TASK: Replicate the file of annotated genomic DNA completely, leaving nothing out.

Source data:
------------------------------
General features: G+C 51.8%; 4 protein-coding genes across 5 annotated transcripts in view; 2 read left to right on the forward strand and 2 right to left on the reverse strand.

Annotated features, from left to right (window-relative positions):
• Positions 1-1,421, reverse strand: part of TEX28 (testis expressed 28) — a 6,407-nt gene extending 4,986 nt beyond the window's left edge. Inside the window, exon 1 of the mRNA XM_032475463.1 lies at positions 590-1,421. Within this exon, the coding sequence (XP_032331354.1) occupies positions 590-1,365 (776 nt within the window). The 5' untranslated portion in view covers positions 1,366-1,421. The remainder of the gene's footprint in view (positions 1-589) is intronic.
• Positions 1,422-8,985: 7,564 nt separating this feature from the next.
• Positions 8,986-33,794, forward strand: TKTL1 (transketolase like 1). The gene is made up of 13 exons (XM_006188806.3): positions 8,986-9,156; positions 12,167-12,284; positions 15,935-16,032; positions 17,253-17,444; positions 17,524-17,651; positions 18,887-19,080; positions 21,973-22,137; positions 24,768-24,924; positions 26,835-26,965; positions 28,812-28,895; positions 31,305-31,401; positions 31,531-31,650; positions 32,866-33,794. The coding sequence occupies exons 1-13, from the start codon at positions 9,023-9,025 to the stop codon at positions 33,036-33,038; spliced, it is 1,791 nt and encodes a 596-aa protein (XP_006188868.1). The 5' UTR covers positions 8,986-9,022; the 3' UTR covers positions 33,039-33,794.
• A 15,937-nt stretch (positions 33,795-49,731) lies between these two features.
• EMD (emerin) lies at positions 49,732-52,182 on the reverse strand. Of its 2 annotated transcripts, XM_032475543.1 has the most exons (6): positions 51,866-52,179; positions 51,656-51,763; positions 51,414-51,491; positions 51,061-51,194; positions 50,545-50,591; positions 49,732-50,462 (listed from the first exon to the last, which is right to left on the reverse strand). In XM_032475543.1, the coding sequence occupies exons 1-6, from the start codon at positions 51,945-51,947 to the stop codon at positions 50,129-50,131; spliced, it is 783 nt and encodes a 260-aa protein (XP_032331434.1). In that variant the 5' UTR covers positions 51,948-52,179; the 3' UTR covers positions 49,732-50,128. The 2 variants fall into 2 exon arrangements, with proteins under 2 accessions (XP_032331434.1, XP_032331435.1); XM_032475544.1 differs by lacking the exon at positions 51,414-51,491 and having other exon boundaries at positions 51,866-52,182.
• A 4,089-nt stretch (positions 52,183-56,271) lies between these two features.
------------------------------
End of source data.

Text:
General features: G+C 51.8%; 4 protein-coding genes across 5 annotated transcripts in view; 2 read left to right on the forward strand and 2 right to left on the reverse strand.

Annotated features, from left to right (window-relative positions):
• Positions 1-1,421, reverse strand: part of TEX28 (testis expressed 28) — a 6,407-nt gene extending 4,986 nt beyond the window's left edge. Inside the window, exon 1 of the mRNA XM_032475463.1 lies at positions 590-1,421. Within this exon, the coding sequence (XP_032331354.1) occupies positions 590-1,365 (776 nt within the window). The 5' untranslated portion in view covers positions 1,366-1,421. The remainder of the gene's footprint in view (positions 1-589) is intronic.
• Positions 1,422-8,985: 7,564 nt separating this feature from the next.
• Positions 8,986-33,794, forward strand: TKTL1 (transketolase like 1). The gene is made up of 13 exons (XM_006188806.3): positions 8,986-9,156; positions 12,167-12,284; positions 15,935-16,032; positions 17,253-17,444; positions 17,524-17,651; positions 18,887-19,080; positions 21,973-22,137; positions 24,768-24,924; positions 26,835-26,965; positions 28,812-28,895; positions 31,305-31,401; positions 31,531-31,650; positions 32,866-33,794. The coding sequence occupies exons 1-13, from the start codon at positions 9,023-9,025 to the stop codon at positions 33,036-33,038; spliced, it is 1,791 nt and encodes a 596-aa protein (XP_006188868.1). The 5' UTR covers positions 8,986-9,022; the 3' UTR covers positions 33,039-33,794.
• A 15,937-nt stretch (positions 33,795-49,731) lies between these two features.
• EMD (emerin) lies at positions 49,732-52,182 on the reverse strand. Of its 2 annotated transcripts, XM_032475543.1 has the most exons (6): positions 51,866-52,179; positions 51,656-51,763; positions 51,414-51,491; positions 51,061-51,194; positions 50,545-50,591; positions 49,732-50,462 (listed from the first exon to the last, which is right to left on the reverse strand). In XM_032475543.1, the coding sequence occupies exons 1-6, from the start codon at positions 51,945-51,947 to the stop codon at positions 50,129-50,131; spliced, it is 783 nt and encodes a 260-aa protein (XP_032331434.1). In that variant the 5' UTR covers positions 51,948-52,179; the 3' UTR covers positions 49,732-50,128. The 2 variants fall into 2 exon arrangements, with proteins under 2 accessions (XP_032331434.1, XP_032331435.1); XM_032475544.1 differs by lacking the exon at positions 51,414-51,491 and having other exon boundaries at positions 51,866-52,182.
• A 4,089-nt stretch (positions 52,183-56,271) lies between these two features.